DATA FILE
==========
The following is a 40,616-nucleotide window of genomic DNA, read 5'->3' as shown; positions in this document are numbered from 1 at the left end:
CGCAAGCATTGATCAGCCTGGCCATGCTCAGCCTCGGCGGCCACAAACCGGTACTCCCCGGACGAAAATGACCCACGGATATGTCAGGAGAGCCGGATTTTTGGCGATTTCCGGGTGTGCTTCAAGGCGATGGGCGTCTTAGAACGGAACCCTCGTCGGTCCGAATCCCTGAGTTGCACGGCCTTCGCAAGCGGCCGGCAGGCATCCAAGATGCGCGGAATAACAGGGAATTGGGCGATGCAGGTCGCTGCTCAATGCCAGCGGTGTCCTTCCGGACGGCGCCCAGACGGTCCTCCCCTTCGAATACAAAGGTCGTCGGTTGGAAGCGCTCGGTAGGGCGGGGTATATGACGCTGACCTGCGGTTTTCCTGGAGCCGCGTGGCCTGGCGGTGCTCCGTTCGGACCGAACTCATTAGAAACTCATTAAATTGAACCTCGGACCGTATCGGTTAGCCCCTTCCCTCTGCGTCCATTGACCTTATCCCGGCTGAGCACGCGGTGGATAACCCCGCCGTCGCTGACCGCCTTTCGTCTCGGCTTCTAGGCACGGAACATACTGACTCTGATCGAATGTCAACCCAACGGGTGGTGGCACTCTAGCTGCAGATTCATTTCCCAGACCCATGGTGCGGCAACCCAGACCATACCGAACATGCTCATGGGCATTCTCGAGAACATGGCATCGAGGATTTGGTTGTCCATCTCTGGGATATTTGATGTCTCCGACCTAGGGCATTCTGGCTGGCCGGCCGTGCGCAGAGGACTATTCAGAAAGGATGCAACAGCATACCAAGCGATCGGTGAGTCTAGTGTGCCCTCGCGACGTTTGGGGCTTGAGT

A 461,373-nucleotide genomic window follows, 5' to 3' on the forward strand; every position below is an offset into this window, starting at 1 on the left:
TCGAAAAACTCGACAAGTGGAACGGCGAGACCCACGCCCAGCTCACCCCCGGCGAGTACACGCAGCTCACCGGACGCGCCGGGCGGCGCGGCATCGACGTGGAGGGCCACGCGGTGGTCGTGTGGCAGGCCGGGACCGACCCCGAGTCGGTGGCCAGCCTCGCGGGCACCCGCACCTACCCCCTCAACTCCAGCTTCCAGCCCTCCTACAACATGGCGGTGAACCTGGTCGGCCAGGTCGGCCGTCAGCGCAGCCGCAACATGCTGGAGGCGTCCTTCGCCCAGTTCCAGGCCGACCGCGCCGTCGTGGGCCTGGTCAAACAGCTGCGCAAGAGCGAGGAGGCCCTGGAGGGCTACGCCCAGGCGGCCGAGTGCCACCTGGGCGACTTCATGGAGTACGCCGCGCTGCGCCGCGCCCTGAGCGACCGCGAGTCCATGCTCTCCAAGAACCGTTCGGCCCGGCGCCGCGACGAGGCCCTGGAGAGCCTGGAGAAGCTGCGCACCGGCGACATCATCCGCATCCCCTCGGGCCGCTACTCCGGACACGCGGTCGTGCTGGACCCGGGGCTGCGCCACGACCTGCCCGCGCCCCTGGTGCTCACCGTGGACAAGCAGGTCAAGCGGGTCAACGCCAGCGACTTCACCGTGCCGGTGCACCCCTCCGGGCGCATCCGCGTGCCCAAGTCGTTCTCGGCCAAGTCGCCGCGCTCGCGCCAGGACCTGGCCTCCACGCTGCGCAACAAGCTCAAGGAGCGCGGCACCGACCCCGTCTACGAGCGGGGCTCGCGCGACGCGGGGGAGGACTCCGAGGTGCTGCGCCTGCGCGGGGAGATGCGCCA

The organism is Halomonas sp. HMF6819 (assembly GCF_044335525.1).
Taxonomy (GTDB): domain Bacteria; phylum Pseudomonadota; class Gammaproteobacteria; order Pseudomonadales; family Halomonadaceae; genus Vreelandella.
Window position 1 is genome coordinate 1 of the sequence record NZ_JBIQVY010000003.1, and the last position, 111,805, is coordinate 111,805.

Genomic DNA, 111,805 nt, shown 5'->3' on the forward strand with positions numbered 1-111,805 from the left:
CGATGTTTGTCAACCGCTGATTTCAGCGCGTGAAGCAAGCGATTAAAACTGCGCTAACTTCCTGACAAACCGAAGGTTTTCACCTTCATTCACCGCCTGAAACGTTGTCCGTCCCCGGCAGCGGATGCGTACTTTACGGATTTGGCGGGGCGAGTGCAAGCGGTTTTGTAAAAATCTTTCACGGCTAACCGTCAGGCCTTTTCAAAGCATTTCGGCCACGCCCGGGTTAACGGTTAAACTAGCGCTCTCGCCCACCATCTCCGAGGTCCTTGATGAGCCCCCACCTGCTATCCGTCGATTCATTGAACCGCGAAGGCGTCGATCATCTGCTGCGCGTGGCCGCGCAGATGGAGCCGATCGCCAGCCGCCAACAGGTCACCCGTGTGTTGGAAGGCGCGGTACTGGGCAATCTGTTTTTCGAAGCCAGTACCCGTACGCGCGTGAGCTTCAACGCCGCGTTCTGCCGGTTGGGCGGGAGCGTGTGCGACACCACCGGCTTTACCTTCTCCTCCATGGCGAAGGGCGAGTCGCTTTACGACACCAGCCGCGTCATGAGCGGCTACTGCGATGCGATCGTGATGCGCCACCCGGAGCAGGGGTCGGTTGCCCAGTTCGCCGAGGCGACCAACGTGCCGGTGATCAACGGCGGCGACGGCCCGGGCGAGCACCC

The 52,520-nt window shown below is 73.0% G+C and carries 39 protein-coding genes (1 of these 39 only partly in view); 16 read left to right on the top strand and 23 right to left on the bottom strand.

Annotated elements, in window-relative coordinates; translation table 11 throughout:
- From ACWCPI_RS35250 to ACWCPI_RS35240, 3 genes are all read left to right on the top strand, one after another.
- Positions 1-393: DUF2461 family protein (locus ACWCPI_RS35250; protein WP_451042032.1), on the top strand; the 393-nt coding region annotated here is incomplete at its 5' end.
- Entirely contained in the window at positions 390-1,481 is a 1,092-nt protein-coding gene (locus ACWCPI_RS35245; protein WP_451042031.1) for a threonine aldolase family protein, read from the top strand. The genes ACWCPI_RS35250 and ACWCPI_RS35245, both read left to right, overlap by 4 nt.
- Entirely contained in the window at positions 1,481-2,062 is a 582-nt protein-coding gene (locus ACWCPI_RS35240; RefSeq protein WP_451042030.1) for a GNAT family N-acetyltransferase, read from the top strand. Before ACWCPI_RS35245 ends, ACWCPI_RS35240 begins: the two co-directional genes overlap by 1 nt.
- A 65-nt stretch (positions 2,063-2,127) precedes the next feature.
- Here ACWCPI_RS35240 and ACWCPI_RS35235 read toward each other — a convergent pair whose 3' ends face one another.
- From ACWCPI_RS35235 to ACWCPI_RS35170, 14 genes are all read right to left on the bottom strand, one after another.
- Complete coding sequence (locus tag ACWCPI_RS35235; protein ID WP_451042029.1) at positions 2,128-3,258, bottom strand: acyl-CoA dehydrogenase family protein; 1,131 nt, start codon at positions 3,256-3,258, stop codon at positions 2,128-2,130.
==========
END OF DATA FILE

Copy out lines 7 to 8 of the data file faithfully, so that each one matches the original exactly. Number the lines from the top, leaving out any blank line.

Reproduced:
Window position 1 is genome coordinate 1 of the sequence record NZ_JBIQVY010000003.1, and the last position, 111,805, is coordinate 111,805.

Genomic DNA, 111,805 nt, shown 5'->3' on the forward strand with positions numbered 1-111,805 from the left: